I started this blog when I started researching my dad’s WWII history, including his training, but mainly focused on his service with the 384th Bomb Group and his mid-air collision on September 28, 1944. By delving into the actions of the 384th Bomb Group, I have found many interesting stories and fascinating people. As much as I enjoy researching them, I find I have wandered very much off the subject which I originally intended to explore.
I am going to attempt – and I say attempt because I am easily distracted – to get back on topic this year and follow through my dad’s story to the end. George Edwin Farrar’s story includes the stories of many others – the other men on his crew, the other men he associated with at Grafton Underwood, the men of the crew of the other B-17 involved in the mid-air collision, his fellow POW’s, his family, and the families of his military “brothers.”
I will also study what the world was like during WWII and the years leading up to the war and what life was like during that time period for the people who lived through it. I don’t think I can fully understand the people I’m researching until I understand their time period, which was so different from ours.
The actions of the men who experienced that war still echo through the thoughts of those of us who descended from them or their brothers and sisters. But it is difficult to comprehend for many of us living in today’s very different world what it truly meant to fight in that war.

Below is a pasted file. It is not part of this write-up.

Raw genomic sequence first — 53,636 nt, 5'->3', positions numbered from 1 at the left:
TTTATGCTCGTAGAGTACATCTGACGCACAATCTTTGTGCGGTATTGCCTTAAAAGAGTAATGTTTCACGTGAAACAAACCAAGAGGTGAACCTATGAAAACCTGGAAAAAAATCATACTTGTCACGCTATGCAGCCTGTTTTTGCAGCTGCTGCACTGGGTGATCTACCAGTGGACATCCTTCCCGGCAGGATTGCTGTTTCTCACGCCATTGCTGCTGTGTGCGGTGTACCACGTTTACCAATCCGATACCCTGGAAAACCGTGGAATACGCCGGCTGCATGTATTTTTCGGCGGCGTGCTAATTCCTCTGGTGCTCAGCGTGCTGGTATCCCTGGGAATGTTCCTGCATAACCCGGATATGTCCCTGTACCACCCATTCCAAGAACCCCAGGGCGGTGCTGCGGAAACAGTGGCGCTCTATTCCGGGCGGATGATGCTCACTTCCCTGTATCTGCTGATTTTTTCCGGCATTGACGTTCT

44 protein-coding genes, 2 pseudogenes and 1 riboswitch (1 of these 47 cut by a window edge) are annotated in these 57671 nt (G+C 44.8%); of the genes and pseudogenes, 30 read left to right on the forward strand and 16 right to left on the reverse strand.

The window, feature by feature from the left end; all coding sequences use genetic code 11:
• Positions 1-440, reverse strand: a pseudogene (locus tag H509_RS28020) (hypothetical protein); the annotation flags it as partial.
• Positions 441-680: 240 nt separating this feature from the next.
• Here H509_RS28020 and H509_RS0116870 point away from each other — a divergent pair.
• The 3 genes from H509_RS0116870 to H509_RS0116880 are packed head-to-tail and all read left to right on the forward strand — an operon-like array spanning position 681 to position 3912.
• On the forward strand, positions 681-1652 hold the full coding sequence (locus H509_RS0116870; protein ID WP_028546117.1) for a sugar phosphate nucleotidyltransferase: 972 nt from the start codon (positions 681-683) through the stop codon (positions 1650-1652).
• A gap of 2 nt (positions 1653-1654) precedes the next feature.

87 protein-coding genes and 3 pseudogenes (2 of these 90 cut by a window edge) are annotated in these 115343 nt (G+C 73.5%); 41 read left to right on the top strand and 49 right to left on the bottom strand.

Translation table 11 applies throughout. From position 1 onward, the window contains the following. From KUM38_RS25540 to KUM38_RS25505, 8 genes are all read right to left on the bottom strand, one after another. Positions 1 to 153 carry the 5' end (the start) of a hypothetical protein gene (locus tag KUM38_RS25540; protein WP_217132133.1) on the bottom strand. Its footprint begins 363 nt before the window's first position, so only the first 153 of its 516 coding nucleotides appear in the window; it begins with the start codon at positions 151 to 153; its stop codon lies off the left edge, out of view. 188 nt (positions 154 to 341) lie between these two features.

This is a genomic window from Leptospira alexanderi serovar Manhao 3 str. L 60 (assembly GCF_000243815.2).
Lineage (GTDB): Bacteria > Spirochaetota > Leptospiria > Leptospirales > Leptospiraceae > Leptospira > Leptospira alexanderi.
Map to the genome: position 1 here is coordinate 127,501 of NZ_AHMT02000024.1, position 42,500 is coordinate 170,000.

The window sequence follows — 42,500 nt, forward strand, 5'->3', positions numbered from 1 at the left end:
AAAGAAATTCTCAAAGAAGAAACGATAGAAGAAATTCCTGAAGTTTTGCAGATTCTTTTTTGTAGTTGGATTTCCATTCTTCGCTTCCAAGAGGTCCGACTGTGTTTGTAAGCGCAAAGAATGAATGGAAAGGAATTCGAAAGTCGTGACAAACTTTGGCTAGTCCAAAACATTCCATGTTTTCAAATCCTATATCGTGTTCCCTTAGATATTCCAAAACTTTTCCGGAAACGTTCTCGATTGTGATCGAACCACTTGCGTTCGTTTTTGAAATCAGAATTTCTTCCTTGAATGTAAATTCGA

Today we can take a ride as a passenger in a B-17, as quite a few of them tour the country. But that is a fun ride in the clear skies at low altitude over a piece of beautiful American countryside. We cannot know, no matter how good our imaginations are, what that ride would have been like in the cold of 25,000 feet with no oxygen, with German fighters bearing down, or flak exploding into the belly of the plane. We cannot fully imagine the excitement or the terror or the sadness that those men felt mission after mission after mission.
I need to know. I need to piece the picture together bit by bit until I can see it more clearly. My dad is no longer around to tell me his war stories and even if he were, I don’t think I could ever completely know what it was like without living through it. By talking with men who served in the 384th, and reading books and watching documentaries and movies about the war, I have developed a picture in my mind. But that picture is not, and never will be, complete. The edges are fuzzy and holes remain in the middle of my picture.
I’ll just keep piecing it together, looking for new information and gaining a better understanding. It’s been an interesting journey so far.
© Cindy Farrar Bryan and The Arrowhead Club, 2018